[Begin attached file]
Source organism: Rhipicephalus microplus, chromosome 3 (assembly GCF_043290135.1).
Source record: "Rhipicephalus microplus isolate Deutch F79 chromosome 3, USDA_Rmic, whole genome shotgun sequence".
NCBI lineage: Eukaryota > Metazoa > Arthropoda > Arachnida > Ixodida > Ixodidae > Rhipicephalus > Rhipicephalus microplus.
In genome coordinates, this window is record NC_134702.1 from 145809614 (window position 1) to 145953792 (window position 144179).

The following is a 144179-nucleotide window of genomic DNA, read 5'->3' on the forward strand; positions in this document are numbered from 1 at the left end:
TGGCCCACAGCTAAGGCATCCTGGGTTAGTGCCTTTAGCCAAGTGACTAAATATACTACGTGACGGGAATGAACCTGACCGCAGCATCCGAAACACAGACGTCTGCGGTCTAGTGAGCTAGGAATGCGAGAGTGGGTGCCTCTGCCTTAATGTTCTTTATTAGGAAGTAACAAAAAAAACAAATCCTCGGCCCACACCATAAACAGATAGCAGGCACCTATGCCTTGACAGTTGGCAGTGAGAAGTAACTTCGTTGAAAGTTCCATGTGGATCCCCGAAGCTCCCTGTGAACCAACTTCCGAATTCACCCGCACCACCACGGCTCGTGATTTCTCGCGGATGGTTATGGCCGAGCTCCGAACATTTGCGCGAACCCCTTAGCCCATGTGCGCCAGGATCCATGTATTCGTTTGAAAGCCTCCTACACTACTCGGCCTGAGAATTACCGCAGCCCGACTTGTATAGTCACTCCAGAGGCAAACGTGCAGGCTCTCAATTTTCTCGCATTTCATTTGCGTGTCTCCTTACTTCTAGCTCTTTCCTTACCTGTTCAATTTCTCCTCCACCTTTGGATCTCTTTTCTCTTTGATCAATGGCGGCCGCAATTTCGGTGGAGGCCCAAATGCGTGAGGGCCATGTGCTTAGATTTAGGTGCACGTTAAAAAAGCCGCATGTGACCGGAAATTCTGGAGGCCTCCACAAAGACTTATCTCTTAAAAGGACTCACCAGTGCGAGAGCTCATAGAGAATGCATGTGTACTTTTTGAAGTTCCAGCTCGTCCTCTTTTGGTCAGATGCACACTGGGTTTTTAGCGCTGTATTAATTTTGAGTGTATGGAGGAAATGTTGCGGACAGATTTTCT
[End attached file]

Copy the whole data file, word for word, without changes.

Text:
Source organism: Rhipicephalus microplus, chromosome 3 (assembly GCF_043290135.1).
Source record: "Rhipicephalus microplus isolate Deutch F79 chromosome 3, USDA_Rmic, whole genome shotgun sequence".
NCBI lineage: Eukaryota > Metazoa > Arthropoda > Arachnida > Ixodida > Ixodidae > Rhipicephalus > Rhipicephalus microplus.
In genome coordinates, this window is record NC_134702.1 from 145809614 (window position 1) to 145953792 (window position 144179).

The following is a 144179-nucleotide window of genomic DNA, read 5'->3' on the forward strand; positions in this document are numbered from 1 at the left end:
TGGCCCACAGCTAAGGCATCCTGGGTTAGTGCCTTTAGCCAAGTGACTAAATATACTACGTGACGGGAATGAACCTGACCGCAGCATCCGAAACACAGACGTCTGCGGTCTAGTGAGCTAGGAATGCGAGAGTGGGTGCCTCTGCCTTAATGTTCTTTATTAGGAAGTAACAAAAAAAACAAATCCTCGGCCCACACCATAAACAGATAGCAGGCACCTATGCCTTGACAGTTGGCAGTGAGAAGTAACTTCGTTGAAAGTTCCATGTGGATCCCCGAAGCTCCCTGTGAACCAACTTCCGAATTCACCCGCACCACCACGGCTCGTGATTTCTCGCGGATGGTTATGGCCGAGCTCCGAACATTTGCGCGAACCCCTTAGCCCATGTGCGCCAGGATCCATGTATTCGTTTGAAAGCCTCCTACACTACTCGGCCTGAGAATTACCGCAGCCCGACTTGTATAGTCACTCCAGAGGCAAACGTGCAGGCTCTCAATTTTCTCGCATTTCATTTGCGTGTCTCCTTACTTCTAGCTCTTTCCTTACCTGTTCAATTTCTCCTCCACCTTTGGATCTCTTTTCTCTTTGATCAATGGCGGCCGCAATTTCGGTGGAGGCCCAAATGCGTGAGGGCCATGTGCTTAGATTTAGGTGCACGTTAAAAAAGCCGCATGTGACCGGAAATTCTGGAGGCCTCCACAAAGACTTATCTCTTAAAAGGACTCACCAGTGCGAGAGCTCATAGAGAATGCATGTGTACTTTTTGAAGTTCCAGCTCGTCCTCTTTTGGTCAGATGCACACTGGGTTTTTAGCGCTGTATTAATTTTGAGTGTATGGAGGAAATGTTGCGGACAGATTTTCT